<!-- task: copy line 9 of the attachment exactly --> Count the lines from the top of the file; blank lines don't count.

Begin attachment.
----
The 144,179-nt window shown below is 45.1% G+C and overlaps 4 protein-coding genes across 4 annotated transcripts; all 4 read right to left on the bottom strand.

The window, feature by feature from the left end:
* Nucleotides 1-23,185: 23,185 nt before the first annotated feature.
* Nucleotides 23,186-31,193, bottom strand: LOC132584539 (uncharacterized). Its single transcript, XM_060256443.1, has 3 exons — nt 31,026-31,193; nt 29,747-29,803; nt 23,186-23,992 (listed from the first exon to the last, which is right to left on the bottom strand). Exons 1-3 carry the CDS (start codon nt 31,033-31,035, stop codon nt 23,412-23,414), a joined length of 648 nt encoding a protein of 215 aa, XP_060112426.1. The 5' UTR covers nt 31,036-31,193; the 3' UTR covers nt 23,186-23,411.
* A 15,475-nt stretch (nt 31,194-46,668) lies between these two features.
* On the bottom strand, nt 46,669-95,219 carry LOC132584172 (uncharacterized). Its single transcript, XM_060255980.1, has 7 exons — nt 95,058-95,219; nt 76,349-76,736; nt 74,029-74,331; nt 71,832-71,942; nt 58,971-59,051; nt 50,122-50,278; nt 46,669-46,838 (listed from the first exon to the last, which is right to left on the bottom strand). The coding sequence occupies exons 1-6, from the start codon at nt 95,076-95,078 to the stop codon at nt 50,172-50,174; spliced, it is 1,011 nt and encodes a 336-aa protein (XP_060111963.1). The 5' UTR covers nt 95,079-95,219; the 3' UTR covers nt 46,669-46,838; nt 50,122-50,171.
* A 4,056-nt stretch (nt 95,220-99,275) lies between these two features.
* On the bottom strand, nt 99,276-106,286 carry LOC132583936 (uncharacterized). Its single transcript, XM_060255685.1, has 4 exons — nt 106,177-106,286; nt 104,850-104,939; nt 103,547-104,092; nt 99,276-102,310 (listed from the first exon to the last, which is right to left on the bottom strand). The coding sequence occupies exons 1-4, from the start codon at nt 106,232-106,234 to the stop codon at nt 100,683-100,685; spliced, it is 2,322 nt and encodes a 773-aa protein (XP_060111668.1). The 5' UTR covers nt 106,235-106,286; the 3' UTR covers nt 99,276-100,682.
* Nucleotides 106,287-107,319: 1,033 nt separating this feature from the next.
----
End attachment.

* Nucleotides 106,287-107,319: 1,033 nt separating this feature from the next.